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New Groundwater Flood Warning Service


The Environment Agency is introducing a new Groundwater Flood Warning Service in November 2011. This service will be available in England in those communities which have been affected by flooding from groundwater in the past and which already receive local information about groundwater flooding.

Following the groundwater floods of Winter 2000/01 the Environment Agency developed local warning arrangements for flooding from groundwater in locations which had experienced repeated occurrences of flooding from groundwater in the past. These are predominantly areas that lie in the chalk catchments of South East and South West England.

The Environment Agency has made improvements to ensure the groundwater flood warning service is consistent, robust, resilient and sits comfortably alongside the flood warning service they already provide for rivers and the sea.

From November Floodline Warnings Direct will be used as the primary method of disseminating messages about flooding from groundwater This new improved service means that:

• Flood Alerts will be issued when there is the possibility of flooding from groundwater.
• In some locations Flood Warnings will also be issued when flooding of properties is expected.
• Floodline Warnings Direct (FWD) will be the primary method for disseminating the Flood Alerts and Flood Warnings however this will be supported by local arrangements such as briefing notes, flood wardens and flood action groups.
• Information on flooding from groundwater will also be available on the environment agency website, in groundwater leaflets and materials, in the flood guidance statement and 3 day flood risk forecast and at Floodline.

For more information contact Leila Hutton at the Environment Agency (


Environment Agency GP3 – Open to consultation


From the 3rd Oct a twelve week consultation period is being launched by the Environment Agency on revisions to GP3 Part 4 and the new Part 5. GP3 is the Environment Agency’s Groundwater Protection, Policy and Practice document which outlines how they will manage and protect groundwater resources. Part 4 summarises legislation relevant to groundwater while the new Part 5 includes more detailed technical documents.
The proposed changes to GP3 will be presented by the Environment Agency at a free consultation event on 25th October at The Geological Society, Burlington House, London.

For more information about the GP3 review and the consultation event please visit the Environment Agency web site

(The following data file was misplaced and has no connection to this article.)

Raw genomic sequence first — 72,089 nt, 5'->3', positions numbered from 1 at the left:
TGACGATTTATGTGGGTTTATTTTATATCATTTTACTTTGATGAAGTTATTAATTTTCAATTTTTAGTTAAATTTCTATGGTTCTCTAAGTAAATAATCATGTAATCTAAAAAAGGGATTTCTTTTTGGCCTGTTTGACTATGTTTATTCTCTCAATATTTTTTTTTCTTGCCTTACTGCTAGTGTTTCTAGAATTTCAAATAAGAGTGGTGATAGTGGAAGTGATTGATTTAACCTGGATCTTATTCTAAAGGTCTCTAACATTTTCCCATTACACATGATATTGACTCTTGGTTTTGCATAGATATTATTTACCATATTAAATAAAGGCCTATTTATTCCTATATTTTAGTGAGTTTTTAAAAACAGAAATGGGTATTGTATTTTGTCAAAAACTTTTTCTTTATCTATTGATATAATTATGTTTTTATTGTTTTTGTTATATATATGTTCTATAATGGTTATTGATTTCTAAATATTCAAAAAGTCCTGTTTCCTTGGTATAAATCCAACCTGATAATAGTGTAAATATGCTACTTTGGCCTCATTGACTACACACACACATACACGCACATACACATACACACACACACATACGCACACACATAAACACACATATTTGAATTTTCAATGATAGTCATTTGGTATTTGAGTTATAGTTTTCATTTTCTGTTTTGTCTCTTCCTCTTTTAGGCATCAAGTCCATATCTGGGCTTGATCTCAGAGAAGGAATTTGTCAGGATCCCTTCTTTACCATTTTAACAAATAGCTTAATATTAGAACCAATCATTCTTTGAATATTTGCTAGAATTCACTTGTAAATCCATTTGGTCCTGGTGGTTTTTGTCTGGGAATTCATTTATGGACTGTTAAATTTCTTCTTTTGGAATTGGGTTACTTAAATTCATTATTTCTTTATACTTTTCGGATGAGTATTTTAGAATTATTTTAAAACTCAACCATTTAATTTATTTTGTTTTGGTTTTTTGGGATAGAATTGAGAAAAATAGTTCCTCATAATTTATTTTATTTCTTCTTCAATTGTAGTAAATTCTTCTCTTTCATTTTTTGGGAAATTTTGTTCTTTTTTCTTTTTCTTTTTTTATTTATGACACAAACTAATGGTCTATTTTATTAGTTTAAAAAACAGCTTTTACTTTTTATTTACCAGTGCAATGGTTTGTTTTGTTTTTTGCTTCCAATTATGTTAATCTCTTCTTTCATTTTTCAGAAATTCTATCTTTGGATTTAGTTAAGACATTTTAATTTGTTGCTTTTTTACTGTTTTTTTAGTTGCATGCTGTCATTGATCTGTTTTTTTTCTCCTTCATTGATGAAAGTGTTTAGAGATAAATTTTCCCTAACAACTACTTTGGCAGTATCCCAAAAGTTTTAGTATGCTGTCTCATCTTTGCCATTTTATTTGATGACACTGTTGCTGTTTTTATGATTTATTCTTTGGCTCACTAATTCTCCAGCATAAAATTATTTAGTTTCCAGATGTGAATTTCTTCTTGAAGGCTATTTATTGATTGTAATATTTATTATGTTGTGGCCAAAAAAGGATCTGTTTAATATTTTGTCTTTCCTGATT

Private Water Supplies failing on quality


A quarter of all private water supplies used for commercial purposes and services to the public were not fit for purpose, according to a recent report by the Drinking Water Inspectorate (DWI). The private supplies which serve just over one million people in England and Wales failed to meet quality standards on a range of determinants in particular over the presence of E. coli and levels of boron and arsenic. It is the first time that private water supplies have been reviewed by the DWI and follows the introduction of new regulations which requires local authorities to under a risk assessment of supplies and monitor water quality.

To read the summary findings of the DWI’s report please visit

Read our article about groundwater and pathogens


Ground source heating and cooling– Good Practice Guide


A good practice guide for the installation of ground source heating and cooling (GSHC) systems has just been released by the Environment Agency. The guidance which was produced in collaboration with the Ground Source Heat Pump Association offers designers, consultants and installers advice about how to install open-loop and closed-loop GSHC systems without causing harm to the environment. It is estimated that there are approximately 12,000 GSHC systems installed in the UK already but this figure could rise to as much as 300,000 by 2020 as people look to renewable energy in a bid to reduce carbon emissions.

To read the GSHC Good Practice Guide please visit the Environment Agency web site here


Feeling the heat in Newcastle


After 4 months of drilling Newcastle University’s geothermal borehole is progressing well. The project, led by Professor Paul Younger, involves the drilling of a borehole to a depth of 2000m to capture hot water, at around 70oC, from the sandstone aquifer at depth. The geothermal water will be pumped to the surface where they hope to use it to heat houses in the Newcastle area. In the long-term, if the project is successful it is hoped that up to 10,000 houses may benefit from the low-carbon geothermal energy source.

For more information please visit the BBC web site here

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